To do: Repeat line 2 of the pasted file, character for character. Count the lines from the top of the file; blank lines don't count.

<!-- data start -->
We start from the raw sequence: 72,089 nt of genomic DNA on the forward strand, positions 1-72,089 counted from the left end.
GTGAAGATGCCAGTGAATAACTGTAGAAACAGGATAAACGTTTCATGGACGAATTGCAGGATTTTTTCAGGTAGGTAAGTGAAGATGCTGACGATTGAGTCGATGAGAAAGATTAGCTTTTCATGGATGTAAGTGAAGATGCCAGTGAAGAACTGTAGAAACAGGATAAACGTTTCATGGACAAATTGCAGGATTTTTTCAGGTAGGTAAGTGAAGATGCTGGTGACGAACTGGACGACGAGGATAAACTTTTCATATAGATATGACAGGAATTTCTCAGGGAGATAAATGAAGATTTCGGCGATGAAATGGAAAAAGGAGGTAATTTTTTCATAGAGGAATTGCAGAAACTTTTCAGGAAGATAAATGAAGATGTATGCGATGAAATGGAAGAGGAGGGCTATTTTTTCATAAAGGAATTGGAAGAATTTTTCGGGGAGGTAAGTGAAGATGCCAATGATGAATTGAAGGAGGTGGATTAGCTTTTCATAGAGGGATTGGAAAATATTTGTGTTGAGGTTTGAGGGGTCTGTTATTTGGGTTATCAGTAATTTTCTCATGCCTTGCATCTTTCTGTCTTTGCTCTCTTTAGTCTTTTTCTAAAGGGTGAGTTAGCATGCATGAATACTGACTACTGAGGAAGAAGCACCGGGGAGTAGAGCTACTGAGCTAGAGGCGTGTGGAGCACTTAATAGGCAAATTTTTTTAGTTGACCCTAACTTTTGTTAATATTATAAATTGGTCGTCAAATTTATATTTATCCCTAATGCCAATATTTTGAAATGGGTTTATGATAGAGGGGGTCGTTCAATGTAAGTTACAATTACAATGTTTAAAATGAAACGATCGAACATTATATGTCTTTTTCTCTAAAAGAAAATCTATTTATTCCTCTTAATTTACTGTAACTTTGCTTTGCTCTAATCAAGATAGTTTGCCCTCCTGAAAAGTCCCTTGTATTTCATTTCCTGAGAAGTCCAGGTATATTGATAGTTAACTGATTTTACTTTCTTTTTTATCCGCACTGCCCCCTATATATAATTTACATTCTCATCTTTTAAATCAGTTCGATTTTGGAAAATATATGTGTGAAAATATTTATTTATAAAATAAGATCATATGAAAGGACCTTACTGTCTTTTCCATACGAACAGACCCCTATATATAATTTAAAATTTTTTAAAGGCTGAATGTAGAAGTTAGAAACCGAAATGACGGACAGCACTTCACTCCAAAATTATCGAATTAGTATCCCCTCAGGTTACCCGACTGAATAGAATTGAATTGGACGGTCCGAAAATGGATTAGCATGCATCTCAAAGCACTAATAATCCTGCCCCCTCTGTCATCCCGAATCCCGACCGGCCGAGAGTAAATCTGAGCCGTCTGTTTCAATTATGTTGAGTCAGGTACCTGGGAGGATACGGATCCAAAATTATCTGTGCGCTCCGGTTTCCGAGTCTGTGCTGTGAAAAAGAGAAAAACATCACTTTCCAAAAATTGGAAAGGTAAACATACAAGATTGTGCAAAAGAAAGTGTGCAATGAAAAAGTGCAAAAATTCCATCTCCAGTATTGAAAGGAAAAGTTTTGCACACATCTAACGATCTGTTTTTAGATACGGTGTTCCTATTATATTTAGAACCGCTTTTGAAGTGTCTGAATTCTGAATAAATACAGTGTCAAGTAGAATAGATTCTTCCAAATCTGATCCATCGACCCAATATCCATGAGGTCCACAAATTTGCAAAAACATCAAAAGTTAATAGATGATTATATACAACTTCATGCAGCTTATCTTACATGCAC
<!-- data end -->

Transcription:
GTGAAGATGCCAGTGAATAACTGTAGAAACAGGATAAACGTTTCATGGACGAATTGCAGGATTTTTTCAGGTAGGTAAGTGAAGATGCTGACGATTGAGTCGATGAGAAAGATTAGCTTTTCATGGATGTAAGTGAAGATGCCAGTGAAGAACTGTAGAAACAGGATAAACGTTTCATGGACAAATTGCAGGATTTTTTCAGGTAGGTAAGTGAAGATGCTGGTGACGAACTGGACGACGAGGATAAACTTTTCATATAGATATGACAGGAATTTCTCAGGGAGATAAATGAAGATTTCGGCGATGAAATGGAAAAAGGAGGTAATTTTTTCATAGAGGAATTGCAGAAACTTTTCAGGAAGATAAATGAAGATGTATGCGATGAAATGGAAGAGGAGGGCTATTTTTTCATAAAGGAATTGGAAGAATTTTTCGGGGAGGTAAGTGAAGATGCCAATGATGAATTGAAGGAGGTGGATTAGCTTTTCATAGAGGGATTGGAAAATATTTGTGTTGAGGTTTGAGGGGTCTGTTATTTGGGTTATCAGTAATTTTCTCATGCCTTGCATCTTTCTGTCTTTGCTCTCTTTAGTCTTTTTCTAAAGGGTGAGTTAGCATGCATGAATACTGACTACTGAGGAAGAAGCACCGGGGAGTAGAGCTACTGAGCTAGAGGCGTGTGGAGCACTTAATAGGCAAATTTTTTTAGTTGACCCTAACTTTTGTTAATATTATAAATTGGTCGTCAAATTTATATTTATCCCTAATGCCAATATTTTGAAATGGGTTTATGATAGAGGGGGTCGTTCAATGTAAGTTACAATTACAATGTTTAAAATGAAACGATCGAACATTATATGTCTTTTTCTCTAAAAGAAAATCTATTTATTCCTCTTAATTTACTGTAACTTTGCTTTGCTCTAATCAAGATAGTTTGCCCTCCTGAAAAGTCCCTTGTATTTCATTTCCTGAGAAGTCCAGGTATATTGATAGTTAACTGATTTTACTTTCTTTTTTATCCGCACTGCCCCCTATATATAATTTACATTCTCATCTTTTAAATCAGTTCGATTTTGGAAAATATATGTGTGAAAATATTTATTTATAAAATAAGATCATATGAAAGGACCTTACTGTCTTTTCCATACGAACAGACCCCTATATATAATTTAAAATTTTTTAAAGGCTGAATGTAGAAGTTAGAAACCGAAATGACGGACAGCACTTCACTCCAAAATTATCGAATTAGTATCCCCTCAGGTTACCCGACTGAATAGAATTGAATTGGACGGTCCGAAAATGGATTAGCATGCATCTCAAAGCACTAATAATCCTGCCCCCTCTGTCATCCCGAATCCCGACCGGCCGAGAGTAAATCTGAGCCGTCTGTTTCAATTATGTTGAGTCAGGTACCTGGGAGGATACGGATCCAAAATTATCTGTGCGCTCCGGTTTCCGAGTCTGTGCTGTGAAAAAGAGAAAAACATCACTTTCCAAAAATTGGAAAGGTAAACATACAAGATTGTGCAAAAGAAAGTGTGCAATGAAAAAGTGCAAAAATTCCATCTCCAGTATTGAAAGGAAAAGTTTTGCACACATCTAACGATCTGTTTTTAGATACGGTGTTCCTATTATATTTAGAACCGCTTTTGAAGTGTCTGAATTCTGAATAAATACAGTGTCAAGTAGAATAGATTCTTCCAAATCTGATCCATCGACCCAATATCCATGAGGTCCACAAATTTGCAAAAACATCAAAAGTTAATAGATGATTATATACAACTTCATGCAGCTTATCTTACATGCAC